Friday, December 31, 2010

Review: The Julian Game by Adele Griffin

From Inside Jacket: It starts by accident, when Raye creates a joke Facebook page for mysterious vixen "Elizabeth." Then Julian friends her, and the real games begin. What Raye hadn't counted on was falling so hard for Julian - and igniting Ella's rage. Now with the real-life Julian interested in her, Raye has to reconcile the temptress he fell for with her real-life self. Meanwhile, she's learning just how vicious Ella can be and how easily her reputation can be shattered. Suddenly notorious, Raye has to find out if she has what it takes to break all the rules. 

My Rating: 3.5 hearts 

Thoughts on the Novel: The Julian Game by Adele Griffin is a novel that realistically portrays just how easy it is for bullying to occur in schools today. With the popularity of social networking sites, the truth can be manipulated without any difficulty and the effects can be widespread. Griffin also does a good job with Raye’s reaction because although she hates reading the vicious things said about her, she can’t seem to stop herself from seeing what other people are saying. The ending too was appropriate, and I liked the way Raye chose to respond to Ella.

What I wasn’t as fond of were the characters because they seemed stereotypical. Sure, Ella isn’t Queen Bee at home and has OCD, but she’s also the rich and pretty mean girl whereas Raye is the smart, new girl on scholarship who will do anything to join the popular girls. I also didn’t see what Raye saw in Julian. Even without the blatant warnings to Raye that he was a player, it was so obvious that Julian was a jerk that was simply using Raye. Sadly, the two characters that I did like, Natalya and Henry Henry, weren’t featured as much as I wanted them to be.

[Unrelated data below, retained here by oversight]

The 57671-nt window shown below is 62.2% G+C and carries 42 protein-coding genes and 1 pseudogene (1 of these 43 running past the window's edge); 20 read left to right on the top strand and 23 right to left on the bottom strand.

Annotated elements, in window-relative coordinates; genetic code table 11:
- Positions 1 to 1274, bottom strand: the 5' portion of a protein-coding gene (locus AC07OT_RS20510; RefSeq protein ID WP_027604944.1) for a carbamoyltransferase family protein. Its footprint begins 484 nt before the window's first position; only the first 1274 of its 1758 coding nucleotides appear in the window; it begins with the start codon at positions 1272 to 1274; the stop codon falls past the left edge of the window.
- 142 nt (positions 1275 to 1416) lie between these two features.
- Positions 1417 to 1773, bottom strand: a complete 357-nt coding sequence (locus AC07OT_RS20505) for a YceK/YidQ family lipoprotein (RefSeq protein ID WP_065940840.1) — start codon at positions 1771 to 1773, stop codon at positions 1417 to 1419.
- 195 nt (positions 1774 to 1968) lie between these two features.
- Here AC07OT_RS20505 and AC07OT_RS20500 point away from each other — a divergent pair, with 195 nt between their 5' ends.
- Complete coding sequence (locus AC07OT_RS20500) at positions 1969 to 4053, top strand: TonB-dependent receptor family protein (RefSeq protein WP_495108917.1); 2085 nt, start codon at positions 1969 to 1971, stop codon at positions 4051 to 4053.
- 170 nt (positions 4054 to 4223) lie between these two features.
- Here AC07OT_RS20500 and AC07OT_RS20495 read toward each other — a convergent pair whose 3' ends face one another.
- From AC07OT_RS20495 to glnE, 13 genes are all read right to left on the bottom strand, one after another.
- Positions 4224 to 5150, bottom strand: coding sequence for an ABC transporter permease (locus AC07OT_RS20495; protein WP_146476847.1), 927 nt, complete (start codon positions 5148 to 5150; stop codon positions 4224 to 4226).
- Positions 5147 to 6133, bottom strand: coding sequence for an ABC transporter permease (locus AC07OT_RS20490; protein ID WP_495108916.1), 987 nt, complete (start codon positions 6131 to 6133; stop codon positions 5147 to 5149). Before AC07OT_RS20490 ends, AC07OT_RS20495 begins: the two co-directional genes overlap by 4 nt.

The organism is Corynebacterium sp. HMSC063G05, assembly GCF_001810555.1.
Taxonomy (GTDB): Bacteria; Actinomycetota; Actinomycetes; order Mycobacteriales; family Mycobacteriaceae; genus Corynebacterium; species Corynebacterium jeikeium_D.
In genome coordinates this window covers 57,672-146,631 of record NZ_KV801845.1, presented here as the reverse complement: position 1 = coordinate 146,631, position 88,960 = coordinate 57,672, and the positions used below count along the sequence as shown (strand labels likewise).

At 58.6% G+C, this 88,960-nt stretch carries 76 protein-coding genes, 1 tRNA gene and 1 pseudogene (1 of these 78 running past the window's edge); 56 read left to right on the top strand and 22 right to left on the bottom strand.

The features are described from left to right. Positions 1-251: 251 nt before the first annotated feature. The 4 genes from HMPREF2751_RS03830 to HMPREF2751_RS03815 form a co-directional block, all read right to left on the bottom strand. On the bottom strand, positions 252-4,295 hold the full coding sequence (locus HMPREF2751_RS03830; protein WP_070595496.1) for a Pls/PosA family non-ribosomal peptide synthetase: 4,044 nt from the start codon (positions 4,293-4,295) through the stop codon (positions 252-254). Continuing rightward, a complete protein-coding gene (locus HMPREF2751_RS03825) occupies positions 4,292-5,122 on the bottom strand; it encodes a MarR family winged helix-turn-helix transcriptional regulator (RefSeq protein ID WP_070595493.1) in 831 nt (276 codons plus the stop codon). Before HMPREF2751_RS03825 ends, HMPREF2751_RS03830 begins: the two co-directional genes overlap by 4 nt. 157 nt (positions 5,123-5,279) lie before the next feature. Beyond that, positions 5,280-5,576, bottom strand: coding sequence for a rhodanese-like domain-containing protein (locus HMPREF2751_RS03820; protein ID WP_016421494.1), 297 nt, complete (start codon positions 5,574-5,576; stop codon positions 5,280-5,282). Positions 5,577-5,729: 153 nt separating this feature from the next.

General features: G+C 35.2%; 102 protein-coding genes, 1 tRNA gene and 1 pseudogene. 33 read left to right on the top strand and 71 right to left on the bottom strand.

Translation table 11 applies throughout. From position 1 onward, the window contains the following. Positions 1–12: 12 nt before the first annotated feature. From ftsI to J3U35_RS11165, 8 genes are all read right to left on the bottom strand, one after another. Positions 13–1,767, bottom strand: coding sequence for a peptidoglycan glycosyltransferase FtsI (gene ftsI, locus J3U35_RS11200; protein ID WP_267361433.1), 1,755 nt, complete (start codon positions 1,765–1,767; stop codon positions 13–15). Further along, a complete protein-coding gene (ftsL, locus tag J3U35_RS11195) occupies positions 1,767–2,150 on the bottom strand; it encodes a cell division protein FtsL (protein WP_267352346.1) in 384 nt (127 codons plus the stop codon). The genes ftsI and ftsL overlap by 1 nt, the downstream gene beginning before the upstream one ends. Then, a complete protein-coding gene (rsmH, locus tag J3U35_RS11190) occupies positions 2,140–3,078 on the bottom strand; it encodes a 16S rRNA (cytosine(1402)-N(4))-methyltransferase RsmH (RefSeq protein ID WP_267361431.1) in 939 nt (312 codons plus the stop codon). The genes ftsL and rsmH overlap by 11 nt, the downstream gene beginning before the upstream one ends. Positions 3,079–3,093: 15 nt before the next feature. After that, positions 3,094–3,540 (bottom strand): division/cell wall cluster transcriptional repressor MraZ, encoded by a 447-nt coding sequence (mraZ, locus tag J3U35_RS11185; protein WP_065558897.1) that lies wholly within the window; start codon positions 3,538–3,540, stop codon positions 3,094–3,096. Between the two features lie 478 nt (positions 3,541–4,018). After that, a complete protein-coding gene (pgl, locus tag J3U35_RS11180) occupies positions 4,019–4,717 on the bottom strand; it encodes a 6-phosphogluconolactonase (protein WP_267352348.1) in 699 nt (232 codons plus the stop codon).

The Julian Game was released in August 2010 by Putnam Juvenile. 

Comments About the Cover: I actually checked out The Julian Game from the library based on its cover, which I really like. The pose of the model seems a little menacing, and when combined with the blue wig and the bright green gloves that stand out and the fact that the girl’s eyes are covered by the title, it really symbolizes that cyberbullying can be conducted anonymously. As well, the checkered pattern in the background reminds me of a chessboard, and makes me think that the model is just one of many players in a game, waiting for others to make a move before making one of her own. This goes very well with the title and the slogan "Play or get played." 

1 comment:

  1. Great review, this is one of the books that;s on my to look out for list.


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